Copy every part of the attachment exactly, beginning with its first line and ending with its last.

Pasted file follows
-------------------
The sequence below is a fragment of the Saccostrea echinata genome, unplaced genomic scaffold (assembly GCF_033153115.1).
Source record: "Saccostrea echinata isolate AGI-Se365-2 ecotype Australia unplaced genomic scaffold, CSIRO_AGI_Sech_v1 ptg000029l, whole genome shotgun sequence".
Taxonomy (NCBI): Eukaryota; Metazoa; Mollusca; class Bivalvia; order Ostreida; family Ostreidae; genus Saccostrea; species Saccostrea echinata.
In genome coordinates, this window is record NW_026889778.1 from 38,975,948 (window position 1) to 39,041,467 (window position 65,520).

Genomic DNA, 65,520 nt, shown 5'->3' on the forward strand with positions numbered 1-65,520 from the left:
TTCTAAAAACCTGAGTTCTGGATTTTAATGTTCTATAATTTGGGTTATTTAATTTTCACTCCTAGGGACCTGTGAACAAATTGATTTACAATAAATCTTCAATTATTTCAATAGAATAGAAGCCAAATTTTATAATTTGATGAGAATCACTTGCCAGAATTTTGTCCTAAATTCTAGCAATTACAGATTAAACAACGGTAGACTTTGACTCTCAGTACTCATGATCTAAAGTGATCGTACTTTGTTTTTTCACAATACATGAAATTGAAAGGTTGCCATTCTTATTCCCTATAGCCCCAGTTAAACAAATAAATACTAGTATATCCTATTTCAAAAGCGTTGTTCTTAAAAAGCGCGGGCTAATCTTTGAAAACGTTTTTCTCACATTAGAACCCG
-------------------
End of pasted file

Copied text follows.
The sequence below is a fragment of the Saccostrea echinata genome, unplaced genomic scaffold (assembly GCF_033153115.1).
Source record: "Saccostrea echinata isolate AGI-Se365-2 ecotype Australia unplaced genomic scaffold, CSIRO_AGI_Sech_v1 ptg000029l, whole genome shotgun sequence".
Taxonomy (NCBI): Eukaryota; Metazoa; Mollusca; class Bivalvia; order Ostreida; family Ostreidae; genus Saccostrea; species Saccostrea echinata.
In genome coordinates, this window is record NW_026889778.1 from 38,975,948 (window position 1) to 39,041,467 (window position 65,520).

Genomic DNA, 65,520 nt, shown 5'->3' on the forward strand with positions numbered 1-65,520 from the left:
TTCTAAAAACCTGAGTTCTGGATTTTAATGTTCTATAATTTGGGTTATTTAATTTTCACTCCTAGGGACCTGTGAACAAATTGATTTACAATAAATCTTCAATTATTTCAATAGAATAGAAGCCAAATTTTATAATTTGATGAGAATCACTTGCCAGAATTTTGTCCTAAATTCTAGCAATTACAGATTAAACAACGGTAGACTTTGACTCTCAGTACTCATGATCTAAAGTGATCGTACTTTGTTTTTTCACAATACATGAAATTGAAAGGTTGCCATTCTTATTCCCTATAGCCCCAGTTAAACAAATAAATACTAGTATATCCTATTTCAAAAGCGTTGTTCTTAAAAAGCGCGGGCTAATCTTTGAAAACGTTTTTCTCACATTAGAACCCG